Blogs 4 Brownback

August 11, 2007

Turmoil in the Toybox, Part III

Turmoil in the ToyboxI have to write this one quickly, because Jack’s up and he wants to write something too. On pages 62-63, the book excerpts a true paean to American eloquence:

If you have been listening to this commentary over the last five years, then you know that I have touched on almost every subject imaginable that is of interest to those of us who are conservatives. You may say, there’s nothing new he could talk about. There isn’t an outrage I haven’t heard. Well listen to this and see if this doesn’t top the list.

The Los Angeles-based Alliance for Gay and Lesbian Artists in the Entertainment Industry has called on those who make the Saturday morning cartoons, which our children watch, to begin depicting homosexual couples in cartoons.

According to a report in Electronic Media magazine, Charles Uszler, a spokesman for the Alliance, says he is not calling for homosexuals to be in the forefront of the cartoons, nor is he calling for discussions of sexuality. He thinks, though, that children need to know that same-sex couples exist and can live together in a domestic environment.

With the homosexuals already represented on television, certainly a lot more than, say, Christians and Jews, the battle for gay legitimacy now may be extending to our childen via the Saturday morning cartoons.

If I did not need a television set for the news and public affairs I must watch as a journalist, I would seriously consider getting rid of the box altogether. I already control my children’s access to it and want to know the content of a show before they watch it.

I take the trash out twice a week to be collected by the garbage man. But with television, it is increasingly a case of bringing the trash into the house seven days and nights a week. It has so much garbage on it that it might violate clean air standards of the Environmental Protection Agency.

There have been numerous stories of families who have tried doing without television for varying periods of time. I have never read a report that shows they regretted their decision. After an initial withdrawal period, most of them report improved communication, improved grades and improved reading skills.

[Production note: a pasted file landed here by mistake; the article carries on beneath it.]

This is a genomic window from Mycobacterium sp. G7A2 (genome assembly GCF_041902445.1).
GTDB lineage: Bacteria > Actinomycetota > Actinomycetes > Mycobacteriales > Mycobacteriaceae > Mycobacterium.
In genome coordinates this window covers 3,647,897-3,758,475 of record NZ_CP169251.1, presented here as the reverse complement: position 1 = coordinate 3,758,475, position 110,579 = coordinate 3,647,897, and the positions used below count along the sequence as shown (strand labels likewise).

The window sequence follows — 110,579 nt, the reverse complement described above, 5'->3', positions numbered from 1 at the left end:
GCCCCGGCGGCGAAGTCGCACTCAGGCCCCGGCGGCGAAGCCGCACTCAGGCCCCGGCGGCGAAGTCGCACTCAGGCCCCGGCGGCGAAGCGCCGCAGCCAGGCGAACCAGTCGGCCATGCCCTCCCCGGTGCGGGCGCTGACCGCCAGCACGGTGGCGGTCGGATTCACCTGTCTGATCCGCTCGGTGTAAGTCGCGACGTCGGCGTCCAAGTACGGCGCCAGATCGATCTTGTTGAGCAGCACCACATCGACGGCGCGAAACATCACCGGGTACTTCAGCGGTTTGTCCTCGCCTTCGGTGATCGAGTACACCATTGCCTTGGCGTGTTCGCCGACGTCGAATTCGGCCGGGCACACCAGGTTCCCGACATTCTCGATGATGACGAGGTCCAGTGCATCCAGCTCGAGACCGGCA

It won’t be much longer, given the current trend, when television is as constantly ditry as a sewer or septic tank. You wouldn’t want you children playing in those places either, would you?

I’m Cal Thomas.

Anything I could add would only be redundant. That’s one of the most beautiful things I’ve read outside of Scripture. It holds as true today as it did in 1986. It’s wondreful.

See also: Turmoil in the Toybox, Part I and Part II.


  1. Cal Thomas is a brilliant and eloquent Christian American!

    Comment by Helen Bock — August 11, 2007 @ 6:05 pm | Reply

  2. Cal Thomas is a paranoid sissy! Don’t let TV raise your children, raise them yourself.

    Comment by Brandon Explosion — August 13, 2007 @ 8:10 am | Reply

  3. The family who uses TV as a babysitter is a poor family indeed.

    Here’s a tip: turn off the TV, cancel your cable subscription, and actually spend time with your children.

    Comment by Adam Nelson — August 13, 2007 @ 7:17 pm | Reply

  4. […] Toy Box! Filed under: Family, Faith, Religion — Psycheout @ 8:46 pm A solution for the Turmoil in the Toybox can be found at the online store run by Focus on the Family friends one2believe.  At last there […]

    Pingback by The Battle for the Toy Box! « Blogs 4 Brownback — August 17, 2007 @ 8:47 pm | Reply

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